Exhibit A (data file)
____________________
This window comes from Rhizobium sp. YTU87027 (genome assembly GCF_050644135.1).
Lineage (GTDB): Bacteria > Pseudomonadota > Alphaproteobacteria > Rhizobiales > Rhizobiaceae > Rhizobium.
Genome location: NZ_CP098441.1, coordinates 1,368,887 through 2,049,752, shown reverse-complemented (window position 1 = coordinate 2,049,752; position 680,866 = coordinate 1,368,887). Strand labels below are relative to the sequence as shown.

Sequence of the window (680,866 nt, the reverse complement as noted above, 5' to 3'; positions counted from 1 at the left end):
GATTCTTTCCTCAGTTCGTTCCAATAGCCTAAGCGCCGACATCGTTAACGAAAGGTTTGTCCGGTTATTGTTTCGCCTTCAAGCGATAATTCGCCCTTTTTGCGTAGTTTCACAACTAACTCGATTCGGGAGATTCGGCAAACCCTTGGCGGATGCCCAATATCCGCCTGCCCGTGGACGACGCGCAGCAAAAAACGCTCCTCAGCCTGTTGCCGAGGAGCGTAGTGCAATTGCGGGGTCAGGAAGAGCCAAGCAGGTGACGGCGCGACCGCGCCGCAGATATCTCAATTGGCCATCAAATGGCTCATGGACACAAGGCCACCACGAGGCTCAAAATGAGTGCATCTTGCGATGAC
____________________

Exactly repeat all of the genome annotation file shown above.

This window comes from Rhizobium sp. YTU87027 (genome assembly GCF_050644135.1).
Lineage (GTDB): Bacteria > Pseudomonadota > Alphaproteobacteria > Rhizobiales > Rhizobiaceae > Rhizobium.
Genome location: NZ_CP098441.1, coordinates 1,368,887 through 2,049,752, shown reverse-complemented (window position 1 = coordinate 2,049,752; position 680,866 = coordinate 1,368,887). Strand labels below are relative to the sequence as shown.

Sequence of the window (680,866 nt, the reverse complement as noted above, 5' to 3'; positions counted from 1 at the left end):
GATTCTTTCCTCAGTTCGTTCCAATAGCCTAAGCGCCGACATCGTTAACGAAAGGTTTGTCCGGTTATTGTTTCGCCTTCAAGCGATAATTCGCCCTTTTTGCGTAGTTTCACAACTAACTCGATTCGGGAGATTCGGCAAACCCTTGGCGGATGCCCAATATCCGCCTGCCCGTGGACGACGCGCAGCAAAAAACGCTCCTCAGCCTGTTGCCGAGGAGCGTAGTGCAATTGCGGGGTCAGGAAGAGCCAAGCAGGTGACGGCGCGACCGCGCCGCAGATATCTCAATTGGCCATCAAATGGCTCATGGACACAAGGCCACCACGAGGCTCAAAATGAGTGCATCTTGCGATGAC